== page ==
I love genealogy conferences! I try to attend one yearly or plan a visit for a national conference every other year. One of the best regional conferences around is the New England Regional Genealogical Conference. The conference began in the 1990s and has grown over the years. The conference focuses on the six New England States and the ethnic groups that make New England...well, New England. This year's conference is in Springfield, Massachusetts, the home of Dr. Seuss and Yankee Candle Company.
One of the best features of the conference is the Librarian/Teacher Day. Sure, it is for teachers and librarians. But it also gives great information for genealogy use too!
For example the first talk was about the Berkshire Athenaeum in Pittsfield, MA. At first you wouldn't think it wouldn't apply to you or your research. Look again. Yes, their focus is the Pittsfield area. But did you know they collect records for all six New England states and New York state? They don't collect for NYC but have acquired a lot of great information for the remainder of the state. They house the Melville Collection (Herman Melville wrote Moby Dick in Pittsfield.) Shaker Collection, and the Shays Rebellion Papers. Their updated facilities includes scanning and data entry work stations and microfilm collections that can be viewed and stored digitally.
The next talk was by the curator at the Sharon, CT Historical Society. Here's an example of an organization making the most of their resources. The society's website and creative use of their space has made it a valuable tool for the community, townsfolk, teachers, students, and genealogists to utilize their collections.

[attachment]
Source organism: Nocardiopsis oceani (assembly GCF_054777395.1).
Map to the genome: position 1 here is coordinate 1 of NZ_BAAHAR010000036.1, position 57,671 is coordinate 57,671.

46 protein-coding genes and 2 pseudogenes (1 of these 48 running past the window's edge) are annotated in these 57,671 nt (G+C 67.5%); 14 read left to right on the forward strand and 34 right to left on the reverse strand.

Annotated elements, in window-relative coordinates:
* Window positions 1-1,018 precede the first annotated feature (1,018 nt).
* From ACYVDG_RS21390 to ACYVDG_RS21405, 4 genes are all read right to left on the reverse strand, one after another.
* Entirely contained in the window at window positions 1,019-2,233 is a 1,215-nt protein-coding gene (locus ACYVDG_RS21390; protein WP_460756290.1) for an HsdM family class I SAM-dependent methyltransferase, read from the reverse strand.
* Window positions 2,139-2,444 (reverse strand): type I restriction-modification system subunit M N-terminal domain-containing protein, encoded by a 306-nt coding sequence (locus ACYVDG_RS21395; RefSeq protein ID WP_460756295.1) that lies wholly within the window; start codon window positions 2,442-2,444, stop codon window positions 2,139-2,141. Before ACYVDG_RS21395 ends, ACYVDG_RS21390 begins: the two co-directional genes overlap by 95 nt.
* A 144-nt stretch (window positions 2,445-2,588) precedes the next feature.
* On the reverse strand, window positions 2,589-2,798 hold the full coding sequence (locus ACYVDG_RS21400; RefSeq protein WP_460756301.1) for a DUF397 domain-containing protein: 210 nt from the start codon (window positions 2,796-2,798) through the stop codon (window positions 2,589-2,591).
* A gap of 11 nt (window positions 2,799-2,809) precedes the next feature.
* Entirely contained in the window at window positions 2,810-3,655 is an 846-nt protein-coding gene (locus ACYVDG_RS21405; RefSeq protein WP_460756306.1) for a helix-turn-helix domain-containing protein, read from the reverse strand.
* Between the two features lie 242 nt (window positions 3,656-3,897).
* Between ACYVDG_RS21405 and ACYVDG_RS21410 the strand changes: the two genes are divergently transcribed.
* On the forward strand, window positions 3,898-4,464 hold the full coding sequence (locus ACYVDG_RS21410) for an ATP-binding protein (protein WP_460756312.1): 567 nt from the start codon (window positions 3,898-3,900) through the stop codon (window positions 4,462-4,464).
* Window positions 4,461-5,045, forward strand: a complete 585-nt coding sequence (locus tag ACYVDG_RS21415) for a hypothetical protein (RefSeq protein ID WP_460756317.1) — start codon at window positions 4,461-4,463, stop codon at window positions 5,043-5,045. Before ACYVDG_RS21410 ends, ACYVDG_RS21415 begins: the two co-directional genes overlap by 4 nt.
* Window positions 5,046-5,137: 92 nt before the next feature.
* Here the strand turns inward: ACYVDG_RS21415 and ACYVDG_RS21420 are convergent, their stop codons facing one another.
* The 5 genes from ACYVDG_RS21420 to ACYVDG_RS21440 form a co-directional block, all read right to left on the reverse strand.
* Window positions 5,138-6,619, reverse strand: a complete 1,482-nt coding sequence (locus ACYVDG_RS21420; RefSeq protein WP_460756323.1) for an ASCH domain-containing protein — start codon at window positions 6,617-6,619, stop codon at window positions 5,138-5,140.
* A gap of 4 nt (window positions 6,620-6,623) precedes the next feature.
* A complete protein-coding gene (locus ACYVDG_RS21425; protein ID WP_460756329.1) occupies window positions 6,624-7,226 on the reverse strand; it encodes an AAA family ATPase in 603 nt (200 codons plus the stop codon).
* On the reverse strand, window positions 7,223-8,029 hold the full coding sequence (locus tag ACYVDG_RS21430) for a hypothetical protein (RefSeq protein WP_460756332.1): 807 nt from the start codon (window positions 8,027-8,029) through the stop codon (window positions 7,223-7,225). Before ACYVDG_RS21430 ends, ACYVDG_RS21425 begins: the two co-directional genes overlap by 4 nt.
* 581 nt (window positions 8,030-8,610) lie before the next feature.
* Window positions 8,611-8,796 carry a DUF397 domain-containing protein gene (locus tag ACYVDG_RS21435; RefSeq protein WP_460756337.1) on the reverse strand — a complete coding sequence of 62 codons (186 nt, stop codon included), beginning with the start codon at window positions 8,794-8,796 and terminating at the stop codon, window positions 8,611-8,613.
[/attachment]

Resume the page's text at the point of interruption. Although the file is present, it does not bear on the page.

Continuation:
With the anniversary of the Civil War beginning this week the next speaker used the internet and genealogy tools to get kids interested in history. From books, maps, and other resources, she showed how genealogy could be included in a local history project for school or scouts.
The new and updated archives.gov site has a great tool for teachers called, "DocsTeach." From original documents and images to interactive tools for teachers and students, this is an awesome place to check out primary sources.
Two big pieces of information I heard today was the closing of the NARA branch in Pittsfield, MA and the new interface of the Sanborn Maps by Proquest. With the government budget cuts, Pittsfield will be closing their reading room at the end of September. The staff at Pittsfield has great following among genealogists and will be missed.
Proquest demonstrated the new look for the library edition of Ancestry.com and showed off their interface of Google Maps with the Sanborn Maps. Little did we know that we were the first to see this feature incorporated with their historic maps. They announced that this feature will be available later this summer for their historic maps collection too.
Day one is over! I can't wait to see what the rest of the conference will bring!